South Tees Hospitals NHS Foundation Trust has launched a new wound care initiative which is good for both its patients and the environment.
Eligible patients at The James Cook University Hospital are being given bags to help support them, hospital staff and community teams with managing their dressings when they are discharged home.
The trial funded by Our Hospitals Charity, makes it easier for patients and teams to keep their dressings and wound care together in one place while promoting continuity of care and communication between the patient, ward staff and the community teams or care homes staff.
Great for the environment
The bags are made of potato starch meaning patients are able to put them in their compost bin or in their green waste bin when they have reached the end of their usable life span.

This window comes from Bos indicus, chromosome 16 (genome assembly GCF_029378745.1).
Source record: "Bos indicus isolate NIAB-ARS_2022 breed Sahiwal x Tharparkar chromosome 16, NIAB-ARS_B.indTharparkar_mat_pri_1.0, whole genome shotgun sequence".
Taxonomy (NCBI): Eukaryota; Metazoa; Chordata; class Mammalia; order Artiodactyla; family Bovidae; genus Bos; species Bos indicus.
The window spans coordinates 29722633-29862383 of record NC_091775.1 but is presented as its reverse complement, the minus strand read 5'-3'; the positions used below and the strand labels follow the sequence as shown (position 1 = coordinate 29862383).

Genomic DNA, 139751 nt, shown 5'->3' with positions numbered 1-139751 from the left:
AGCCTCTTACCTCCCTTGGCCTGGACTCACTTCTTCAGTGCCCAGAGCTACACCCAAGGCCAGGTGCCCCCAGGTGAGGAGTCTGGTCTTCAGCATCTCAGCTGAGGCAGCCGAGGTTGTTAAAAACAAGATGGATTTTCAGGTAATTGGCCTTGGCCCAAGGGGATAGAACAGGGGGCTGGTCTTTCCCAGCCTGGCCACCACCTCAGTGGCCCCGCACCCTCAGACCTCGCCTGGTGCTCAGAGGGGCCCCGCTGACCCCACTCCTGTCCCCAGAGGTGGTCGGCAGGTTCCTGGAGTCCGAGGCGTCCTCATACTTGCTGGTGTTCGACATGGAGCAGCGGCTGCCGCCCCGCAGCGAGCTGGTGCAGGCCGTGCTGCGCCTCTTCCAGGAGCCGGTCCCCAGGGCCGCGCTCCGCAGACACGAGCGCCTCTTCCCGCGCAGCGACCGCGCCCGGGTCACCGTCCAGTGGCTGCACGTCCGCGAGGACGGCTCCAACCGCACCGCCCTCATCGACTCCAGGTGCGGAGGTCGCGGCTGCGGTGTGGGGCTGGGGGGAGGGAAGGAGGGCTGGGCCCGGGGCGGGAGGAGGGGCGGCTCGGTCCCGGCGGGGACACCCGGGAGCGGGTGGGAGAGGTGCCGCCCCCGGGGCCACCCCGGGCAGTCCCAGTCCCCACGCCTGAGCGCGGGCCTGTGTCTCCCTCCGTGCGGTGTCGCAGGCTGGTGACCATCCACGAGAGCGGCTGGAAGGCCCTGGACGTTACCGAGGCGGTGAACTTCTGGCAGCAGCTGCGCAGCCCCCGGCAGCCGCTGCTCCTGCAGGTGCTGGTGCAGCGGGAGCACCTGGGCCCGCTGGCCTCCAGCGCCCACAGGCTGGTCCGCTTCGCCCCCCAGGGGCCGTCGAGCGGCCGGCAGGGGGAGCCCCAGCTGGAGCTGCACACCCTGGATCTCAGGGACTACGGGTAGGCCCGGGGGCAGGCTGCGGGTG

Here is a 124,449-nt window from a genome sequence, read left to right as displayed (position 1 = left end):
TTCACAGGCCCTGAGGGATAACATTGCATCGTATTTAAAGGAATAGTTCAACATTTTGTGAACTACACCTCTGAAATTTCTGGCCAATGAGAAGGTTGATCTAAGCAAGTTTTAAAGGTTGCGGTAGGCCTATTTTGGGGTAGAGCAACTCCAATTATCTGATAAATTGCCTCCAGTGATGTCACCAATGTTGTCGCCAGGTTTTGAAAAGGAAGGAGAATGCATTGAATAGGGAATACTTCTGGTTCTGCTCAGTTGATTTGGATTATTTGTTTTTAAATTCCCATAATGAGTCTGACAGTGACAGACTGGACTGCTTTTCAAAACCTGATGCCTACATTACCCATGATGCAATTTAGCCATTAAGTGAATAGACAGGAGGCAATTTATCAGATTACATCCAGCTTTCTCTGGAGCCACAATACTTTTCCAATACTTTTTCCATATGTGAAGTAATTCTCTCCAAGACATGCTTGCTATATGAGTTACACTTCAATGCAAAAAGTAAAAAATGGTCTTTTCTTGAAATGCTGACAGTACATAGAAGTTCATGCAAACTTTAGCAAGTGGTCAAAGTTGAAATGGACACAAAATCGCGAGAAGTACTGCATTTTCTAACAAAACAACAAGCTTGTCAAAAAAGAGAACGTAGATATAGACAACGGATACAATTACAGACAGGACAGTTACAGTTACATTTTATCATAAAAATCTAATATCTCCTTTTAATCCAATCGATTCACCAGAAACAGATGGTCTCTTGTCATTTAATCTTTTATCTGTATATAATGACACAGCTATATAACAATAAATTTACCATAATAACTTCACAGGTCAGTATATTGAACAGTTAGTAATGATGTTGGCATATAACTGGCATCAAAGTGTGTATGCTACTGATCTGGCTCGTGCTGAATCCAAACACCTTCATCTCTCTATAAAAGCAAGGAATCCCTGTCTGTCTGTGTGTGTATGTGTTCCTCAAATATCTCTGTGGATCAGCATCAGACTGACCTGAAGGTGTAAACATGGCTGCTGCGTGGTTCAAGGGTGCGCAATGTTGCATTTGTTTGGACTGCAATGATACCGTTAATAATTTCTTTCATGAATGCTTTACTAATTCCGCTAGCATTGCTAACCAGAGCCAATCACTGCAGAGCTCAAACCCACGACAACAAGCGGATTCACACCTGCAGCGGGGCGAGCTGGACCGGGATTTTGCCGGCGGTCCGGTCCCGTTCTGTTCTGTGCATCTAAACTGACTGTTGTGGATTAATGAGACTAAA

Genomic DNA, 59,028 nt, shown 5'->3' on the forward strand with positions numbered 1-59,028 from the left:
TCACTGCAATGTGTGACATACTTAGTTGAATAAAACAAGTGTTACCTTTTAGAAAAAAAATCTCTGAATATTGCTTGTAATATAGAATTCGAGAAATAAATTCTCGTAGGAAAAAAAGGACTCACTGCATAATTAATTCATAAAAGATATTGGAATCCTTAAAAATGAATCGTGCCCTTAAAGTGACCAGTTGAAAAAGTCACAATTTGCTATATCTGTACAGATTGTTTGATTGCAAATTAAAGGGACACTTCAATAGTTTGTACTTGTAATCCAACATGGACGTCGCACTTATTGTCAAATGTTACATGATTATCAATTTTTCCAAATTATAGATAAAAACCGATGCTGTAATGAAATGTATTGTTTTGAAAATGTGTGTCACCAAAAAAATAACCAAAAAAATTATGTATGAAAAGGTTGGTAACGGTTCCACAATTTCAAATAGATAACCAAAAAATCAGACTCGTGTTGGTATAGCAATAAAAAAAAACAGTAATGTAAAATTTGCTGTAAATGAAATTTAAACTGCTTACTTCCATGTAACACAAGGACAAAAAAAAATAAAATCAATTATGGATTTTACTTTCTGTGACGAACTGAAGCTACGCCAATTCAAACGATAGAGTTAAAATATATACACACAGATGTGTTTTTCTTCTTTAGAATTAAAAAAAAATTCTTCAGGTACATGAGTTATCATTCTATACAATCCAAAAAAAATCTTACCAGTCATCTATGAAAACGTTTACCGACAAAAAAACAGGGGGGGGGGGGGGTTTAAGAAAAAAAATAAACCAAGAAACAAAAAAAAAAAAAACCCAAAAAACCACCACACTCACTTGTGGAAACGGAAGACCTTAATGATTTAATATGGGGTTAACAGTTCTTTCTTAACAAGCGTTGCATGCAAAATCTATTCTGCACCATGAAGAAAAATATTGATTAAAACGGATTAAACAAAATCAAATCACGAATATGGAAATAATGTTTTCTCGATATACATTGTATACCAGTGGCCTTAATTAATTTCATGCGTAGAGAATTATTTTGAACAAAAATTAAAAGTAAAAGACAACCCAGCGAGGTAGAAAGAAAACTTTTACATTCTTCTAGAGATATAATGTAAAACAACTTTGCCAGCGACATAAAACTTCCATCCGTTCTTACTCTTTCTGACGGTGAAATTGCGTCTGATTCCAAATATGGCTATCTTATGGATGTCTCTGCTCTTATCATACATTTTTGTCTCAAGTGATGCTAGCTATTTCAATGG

Unlike normal plastic or biodegradable plastic bags, that still allow for micro plastics to leach into the environment, these 100% compostable bags will fully decompose within a few months when exposed to soil.
Tissue viability nurse Julie Hepplewhite and Sam Davison and Sarah Stafford from South Tees Hospitals NHS Foundation Trust’s procurement team, created the design for the bags which have been produced by a UK-based company supporting greener initiatives.
This is a great opportunity to enhance the care and communication for our patients and clinical teams whilst driving the national sustainability agenda. We are really grateful for the support from Our Hospitals Charity for funding the project.”Clinical procurement specialist nurse Sam Davison